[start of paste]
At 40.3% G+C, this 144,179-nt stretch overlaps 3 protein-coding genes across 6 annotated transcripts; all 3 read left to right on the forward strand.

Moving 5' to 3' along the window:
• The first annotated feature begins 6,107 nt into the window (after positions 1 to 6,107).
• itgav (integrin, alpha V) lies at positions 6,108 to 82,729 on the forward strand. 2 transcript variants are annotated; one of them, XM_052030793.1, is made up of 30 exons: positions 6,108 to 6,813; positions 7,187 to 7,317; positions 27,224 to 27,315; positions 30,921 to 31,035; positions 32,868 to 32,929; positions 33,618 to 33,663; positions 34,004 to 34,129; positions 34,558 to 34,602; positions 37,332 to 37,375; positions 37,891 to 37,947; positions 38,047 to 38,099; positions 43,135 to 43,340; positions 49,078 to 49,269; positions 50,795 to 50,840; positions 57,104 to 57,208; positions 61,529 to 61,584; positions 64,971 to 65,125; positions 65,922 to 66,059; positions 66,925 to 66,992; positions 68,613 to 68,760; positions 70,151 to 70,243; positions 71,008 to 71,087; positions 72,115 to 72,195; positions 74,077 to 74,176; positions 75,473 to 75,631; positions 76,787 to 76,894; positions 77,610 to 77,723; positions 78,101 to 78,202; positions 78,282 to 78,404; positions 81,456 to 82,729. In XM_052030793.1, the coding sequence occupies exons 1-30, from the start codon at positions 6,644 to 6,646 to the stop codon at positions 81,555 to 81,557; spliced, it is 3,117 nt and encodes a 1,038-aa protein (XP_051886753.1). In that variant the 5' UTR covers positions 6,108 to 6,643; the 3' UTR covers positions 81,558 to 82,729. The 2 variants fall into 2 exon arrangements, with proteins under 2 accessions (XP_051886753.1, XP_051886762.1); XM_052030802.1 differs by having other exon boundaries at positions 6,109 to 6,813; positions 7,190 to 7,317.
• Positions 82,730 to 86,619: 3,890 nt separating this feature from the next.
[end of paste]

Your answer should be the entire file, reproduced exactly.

At 40.3% G+C, this 144,179-nt stretch overlaps 3 protein-coding genes across 6 annotated transcripts; all 3 read left to right on the forward strand.

Moving 5' to 3' along the window:
• The first annotated feature begins 6,107 nt into the window (after positions 1 to 6,107).
• itgav (integrin, alpha V) lies at positions 6,108 to 82,729 on the forward strand. 2 transcript variants are annotated; one of them, XM_052030793.1, is made up of 30 exons: positions 6,108 to 6,813; positions 7,187 to 7,317; positions 27,224 to 27,315; positions 30,921 to 31,035; positions 32,868 to 32,929; positions 33,618 to 33,663; positions 34,004 to 34,129; positions 34,558 to 34,602; positions 37,332 to 37,375; positions 37,891 to 37,947; positions 38,047 to 38,099; positions 43,135 to 43,340; positions 49,078 to 49,269; positions 50,795 to 50,840; positions 57,104 to 57,208; positions 61,529 to 61,584; positions 64,971 to 65,125; positions 65,922 to 66,059; positions 66,925 to 66,992; positions 68,613 to 68,760; positions 70,151 to 70,243; positions 71,008 to 71,087; positions 72,115 to 72,195; positions 74,077 to 74,176; positions 75,473 to 75,631; positions 76,787 to 76,894; positions 77,610 to 77,723; positions 78,101 to 78,202; positions 78,282 to 78,404; positions 81,456 to 82,729. In XM_052030793.1, the coding sequence occupies exons 1-30, from the start codon at positions 6,644 to 6,646 to the stop codon at positions 81,555 to 81,557; spliced, it is 3,117 nt and encodes a 1,038-aa protein (XP_051886753.1). In that variant the 5' UTR covers positions 6,108 to 6,643; the 3' UTR covers positions 81,558 to 82,729. The 2 variants fall into 2 exon arrangements, with proteins under 2 accessions (XP_051886753.1, XP_051886762.1); XM_052030802.1 differs by having other exon boundaries at positions 6,109 to 6,813; positions 7,190 to 7,317.
• Positions 82,730 to 86,619: 3,890 nt separating this feature from the next.